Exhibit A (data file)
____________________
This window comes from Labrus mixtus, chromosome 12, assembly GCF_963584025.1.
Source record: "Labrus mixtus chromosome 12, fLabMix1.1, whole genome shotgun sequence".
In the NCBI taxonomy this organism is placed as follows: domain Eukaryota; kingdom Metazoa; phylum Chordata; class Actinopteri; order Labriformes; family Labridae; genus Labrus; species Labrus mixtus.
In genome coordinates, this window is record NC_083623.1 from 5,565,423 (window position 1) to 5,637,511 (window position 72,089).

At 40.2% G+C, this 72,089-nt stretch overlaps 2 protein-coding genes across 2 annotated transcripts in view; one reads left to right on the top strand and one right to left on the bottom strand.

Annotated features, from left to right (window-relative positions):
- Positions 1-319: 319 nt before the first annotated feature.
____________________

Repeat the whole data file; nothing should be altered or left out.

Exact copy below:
This window comes from Labrus mixtus, chromosome 12, assembly GCF_963584025.1.
Source record: "Labrus mixtus chromosome 12, fLabMix1.1, whole genome shotgun sequence".
In the NCBI taxonomy this organism is placed as follows: domain Eukaryota; kingdom Metazoa; phylum Chordata; class Actinopteri; order Labriformes; family Labridae; genus Labrus; species Labrus mixtus.
In genome coordinates, this window is record NC_083623.1 from 5,565,423 (window position 1) to 5,637,511 (window position 72,089).

At 40.2% G+C, this 72,089-nt stretch overlaps 2 protein-coding genes across 2 annotated transcripts in view; one reads left to right on the top strand and one right to left on the bottom strand.

Annotated features, from left to right (window-relative positions):
- Positions 1-319: 319 nt before the first annotated feature.